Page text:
As of June 2015 the number of Bnei Menashe immigrants to Israel  totaled more than 3,000. Some 6,000 Bnei Menashe still live in India but most will soon be in Israel.

Ethiopian Jews are another remote community that returned to Israel a generation ago after a separation of over 2,000 years. The amazing 1991 rescue of 15,000 Ethiopian Jews in an airlift lasting less than 48 hours stirred and inspired people for several weeks.

Then the difficult problems the newcomers faced (similar to those of the 900,000 Russian Jews who immigrated in the 1970’s and 1980’s) occupied the Jewish media. Now both are taken for granted. The miracle has become routine. But if you had told the Jews of Ethiopia two generations ago that they would someday all fly to Israel in a giant silver bird, they could only conceive of this as a Messianic miracle.

And if you had told Russian Jews a generation ago that the Soviet regime would collapse, and the Soviet Empire disintegrate; while hundreds of thousands of Russian Jews would emigrate to Israel, they would have conceived it only as a fantastic wild Messianic dream.

In our own generation therefore we have seen the dramatic fulfillment of Isaiah’s prophecy: “I will bring your offspring from the East (India) and gather you from the (European) West. To the North (Russia) I will say ‘give them up’ and to the South (Ethiopia) ‘do not hold them’. Bring my sons from far away, my daughters from the end of the earth.” (Isaiah 43:5-6)

Truly amazing things are happening in our generation if we would only open our eyes to see them. For example, At the beginning of the 20th century, there were fifteen or sixteen million Jews in the whole world. Less than 1 percent of them lived in the Land of Israel.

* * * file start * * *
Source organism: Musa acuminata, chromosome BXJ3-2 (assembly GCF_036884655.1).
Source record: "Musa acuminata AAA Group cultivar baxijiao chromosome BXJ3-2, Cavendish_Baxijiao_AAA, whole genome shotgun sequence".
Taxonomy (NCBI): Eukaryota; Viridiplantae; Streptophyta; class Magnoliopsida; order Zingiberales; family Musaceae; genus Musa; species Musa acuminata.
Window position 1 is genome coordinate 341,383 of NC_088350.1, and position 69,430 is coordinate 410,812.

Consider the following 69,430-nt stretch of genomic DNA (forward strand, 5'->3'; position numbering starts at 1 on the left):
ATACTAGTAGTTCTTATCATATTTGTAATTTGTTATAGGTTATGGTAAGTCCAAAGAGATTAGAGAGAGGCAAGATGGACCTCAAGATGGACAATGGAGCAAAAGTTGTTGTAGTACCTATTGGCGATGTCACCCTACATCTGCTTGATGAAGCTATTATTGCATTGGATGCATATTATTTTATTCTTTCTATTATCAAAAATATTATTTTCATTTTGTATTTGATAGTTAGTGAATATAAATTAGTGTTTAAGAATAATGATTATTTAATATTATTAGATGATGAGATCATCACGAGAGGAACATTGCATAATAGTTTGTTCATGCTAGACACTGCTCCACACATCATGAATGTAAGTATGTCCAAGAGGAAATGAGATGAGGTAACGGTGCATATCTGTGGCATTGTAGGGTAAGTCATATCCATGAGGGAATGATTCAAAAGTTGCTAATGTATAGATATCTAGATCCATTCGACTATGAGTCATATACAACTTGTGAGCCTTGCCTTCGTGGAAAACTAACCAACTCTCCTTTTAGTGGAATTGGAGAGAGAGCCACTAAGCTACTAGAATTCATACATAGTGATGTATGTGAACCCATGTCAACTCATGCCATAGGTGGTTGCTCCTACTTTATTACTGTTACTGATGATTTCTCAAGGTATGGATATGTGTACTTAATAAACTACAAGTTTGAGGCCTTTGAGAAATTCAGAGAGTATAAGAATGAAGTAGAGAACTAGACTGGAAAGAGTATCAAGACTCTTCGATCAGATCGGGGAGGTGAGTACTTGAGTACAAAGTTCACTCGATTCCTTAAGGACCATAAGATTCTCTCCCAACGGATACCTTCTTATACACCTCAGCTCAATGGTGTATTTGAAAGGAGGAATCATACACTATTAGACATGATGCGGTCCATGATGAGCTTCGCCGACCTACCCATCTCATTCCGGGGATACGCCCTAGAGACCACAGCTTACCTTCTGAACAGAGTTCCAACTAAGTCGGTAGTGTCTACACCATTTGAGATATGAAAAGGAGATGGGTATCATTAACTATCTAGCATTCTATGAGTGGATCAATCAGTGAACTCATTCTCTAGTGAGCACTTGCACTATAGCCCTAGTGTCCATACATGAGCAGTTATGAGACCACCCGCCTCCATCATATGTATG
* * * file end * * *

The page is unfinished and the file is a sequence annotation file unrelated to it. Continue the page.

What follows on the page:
Today, after the Holocaust and the resurrection of a Jewish state in the Land of Israel, there are only  twelve or thirteen million Jews in the world and almost 45 percent of them live in the Land of Israel. Due to declining birth rates, rampant assimilation in the Diaspora, and the continued immigration of Russian and other Jews to the State of Israel, there is little doubt that 80-90 percent of the world’s Jews will live in the Land of Israel by the end of the 21st century.

The “ingathering of the exiles,” one of the most important categories of biblical promises, is being fulfilled right now, and we are almost halfway through this process.

One of the main reasons most people do not see the many ongoing Messianic events is that  the news media focuses almost entirely on violence, corruption and celebrities with feet of clay, another Messianic promise of Isaiah is being fulfilled, not just for the People of Israel, but for all the nations throughout the world.

Isaiah states that someday there would be a radically new world in which Jerusalem would be fulfilled with joy for “no more shall there be in it an infant that lives only a few days.” (65:20)

Before the mid 19th century the annual death rate for humans fluctuated from year to year but always remained high, between 30 and 50+ deaths per 1,000 individuals.

Those elevated, unstable rates were primarily caused by infectious and parasitic diseases.  The toll from disease among the young was especially high. Almost 1/3 of the children born in any year died before their first birthday; in some subgroups, half died.  Because childbirth was hazardous, mortality among pregnant women was also very high.